This method of examination of the witnesses determines the reaffirmation of what is the ineludible basis of the classical judicial model: the dialectical confrontation of the parties. Let us consider, with an example as contemporary as ever, the dialogue between Socrates and Meletus, reported in the Plato’s Apology of Socrates, when the philosopher was forced to defend himself from the charge of corrupting the young.
Many publications have been dedicated to this institution: much literature consists of lists of commandments or practical enunciations of skills of the good lawyer.
Nevertheless, one work among the others is noteworthy thanks to the perpetuity of its teachings: we are reporting there to the work of Francis Wellman, famous New Yorker trial lawyer of the XIX century[ix]. In 1903 he wrote The Art of Cross-examination: neither a manual nor a collection of precepts on how to carry out cross-examination, but a lively account of the experience of an extremely well-qualified professional man gathered as a result of many years’ court practice.
The effectiveness of this book is that it provides the tools for an authentic “rhetoric of argument”[x].
Rhetoric is generally defined as the study of the criterions and models to communicate effectively, with as a means to please or persuade the audience. Distinction needs to be made between two different kinds of rhetoric: “there is a rhetoric of persuasion which is exclusively aimed at conferring the maximum effectiveness to the discourse; there is a rhetoric of argument, i.e. of using reasonable arguments, which is the one that aims at linking different propositions in the discourse through valid and controllable inferences”[xi].
Since, as we have previously remarked, juridical reasoning cannot be a mathematical demonstration: we can at best detect its ability to persuade. Thus it has been demonstrated that, statistically speaking, certain ways of organize and introduce the discourse are more effective than others. Yet judicial reasoning cannot depend on such means only: each grid of precepts will ineluctably reveal its own limits when applied to different cases. It is necessary to apply rhetoric to judicial reasoning – rhetoric meant as an authentic way of cogently (i.e. in rational and controllable form) establishing the premises and the inferences between premises and conclusions. The classicism of Wellman’s work originates here: he does not only point out that an argument can be more persuasive than another one but also gathers confutative experience.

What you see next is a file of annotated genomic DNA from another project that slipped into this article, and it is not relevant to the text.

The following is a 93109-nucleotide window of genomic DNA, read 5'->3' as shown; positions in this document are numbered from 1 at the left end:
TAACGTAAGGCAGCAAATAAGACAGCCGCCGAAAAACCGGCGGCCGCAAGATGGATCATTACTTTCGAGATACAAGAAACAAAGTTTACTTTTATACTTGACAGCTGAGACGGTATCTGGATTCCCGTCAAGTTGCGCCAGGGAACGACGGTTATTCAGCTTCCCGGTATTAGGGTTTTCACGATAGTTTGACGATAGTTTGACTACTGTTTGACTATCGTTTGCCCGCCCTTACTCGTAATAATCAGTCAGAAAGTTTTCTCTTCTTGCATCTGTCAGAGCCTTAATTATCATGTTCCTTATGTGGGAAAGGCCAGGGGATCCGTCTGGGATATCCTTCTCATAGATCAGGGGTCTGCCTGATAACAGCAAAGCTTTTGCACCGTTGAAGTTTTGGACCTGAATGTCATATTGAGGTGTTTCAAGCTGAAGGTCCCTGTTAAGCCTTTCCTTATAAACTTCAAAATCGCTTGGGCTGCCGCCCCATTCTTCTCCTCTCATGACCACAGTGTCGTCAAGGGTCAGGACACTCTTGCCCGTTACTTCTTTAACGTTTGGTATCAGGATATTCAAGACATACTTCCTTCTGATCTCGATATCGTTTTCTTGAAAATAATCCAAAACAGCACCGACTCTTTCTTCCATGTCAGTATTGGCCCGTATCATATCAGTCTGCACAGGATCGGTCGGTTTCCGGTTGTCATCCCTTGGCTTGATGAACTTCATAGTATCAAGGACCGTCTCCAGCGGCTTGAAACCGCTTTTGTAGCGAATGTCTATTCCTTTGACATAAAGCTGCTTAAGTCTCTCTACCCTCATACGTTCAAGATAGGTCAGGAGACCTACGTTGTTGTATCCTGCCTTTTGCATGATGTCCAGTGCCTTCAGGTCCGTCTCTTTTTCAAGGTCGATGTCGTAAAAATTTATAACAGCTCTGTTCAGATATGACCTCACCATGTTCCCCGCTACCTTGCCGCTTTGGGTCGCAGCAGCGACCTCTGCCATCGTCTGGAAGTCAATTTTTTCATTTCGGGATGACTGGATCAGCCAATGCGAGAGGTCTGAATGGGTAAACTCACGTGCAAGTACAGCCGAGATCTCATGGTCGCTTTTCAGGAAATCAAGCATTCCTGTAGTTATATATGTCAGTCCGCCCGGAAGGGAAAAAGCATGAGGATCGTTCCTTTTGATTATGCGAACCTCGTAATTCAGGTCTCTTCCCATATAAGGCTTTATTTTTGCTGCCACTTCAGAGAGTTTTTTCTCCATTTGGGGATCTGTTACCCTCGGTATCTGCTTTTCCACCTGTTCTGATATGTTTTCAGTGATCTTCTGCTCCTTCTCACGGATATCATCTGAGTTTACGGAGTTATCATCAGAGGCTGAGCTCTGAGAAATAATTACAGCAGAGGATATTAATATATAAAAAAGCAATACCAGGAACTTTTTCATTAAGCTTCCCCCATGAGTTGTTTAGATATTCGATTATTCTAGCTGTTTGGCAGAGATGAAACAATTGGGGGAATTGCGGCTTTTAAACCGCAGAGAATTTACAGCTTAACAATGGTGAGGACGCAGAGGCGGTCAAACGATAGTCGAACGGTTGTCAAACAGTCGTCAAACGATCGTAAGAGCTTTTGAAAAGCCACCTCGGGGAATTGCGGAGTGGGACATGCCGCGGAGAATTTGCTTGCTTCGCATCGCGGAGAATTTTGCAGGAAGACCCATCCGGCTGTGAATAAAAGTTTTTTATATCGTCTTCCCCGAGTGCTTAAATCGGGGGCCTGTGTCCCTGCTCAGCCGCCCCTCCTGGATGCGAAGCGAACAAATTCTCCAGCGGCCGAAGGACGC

Although cross-examination is minutely regulated in the Italian procedural system (technical rules are stated in articles nn. 498, 499 and 500 of the Code of Criminal Procedure), nevertheless experience recorded from 1988 up to now shows a scarce awareness of this institution and its overall method. The result is that trial examination of witnesses is often restricted to mere faculty of the parties to directly ask questions with no need for the judge to act as an intermediary; questions are censored or admitted upon authoritarian judicial choice; confrontation develops in a disordered way. “It has not been understood that examination is a tool finalistically aimed at arising persuasion elements that are to be measured not only by the answers to the questions but also by the probative outcome to be progressively acquired”[xii].
In Italy, this happens for a series of reasons that can be summarized as follows.
Defective trial structure. The main reason for the system to resist submission to the order of adversary proceedings is that there is no equality between parties in that the prosecutor (Pubblico Ministero) is a magistrate just as the judging party is. The pretence of the impartial prosecutor alters the equilibrium of the triadic parties-judge diagram.
Atomization of collection of evidence activities. Practically speaking, examination of witnesses is reduced to just asking question. Which is quite different from really conducting an examination. Lawyers often prepare a list of questions to read to the witness who, this way, escapes the examiner’s control. The cross examiner should, instead, constantly self-limit himself, according to what is required by the contextuality of the deposition of the witness and by the whole probative picture. This way, it may sometimes become necessary to leave out a witness or a question: silent adversary hearings can be an interesting facet to the dialectical structure of confrontation and not a way to escape it.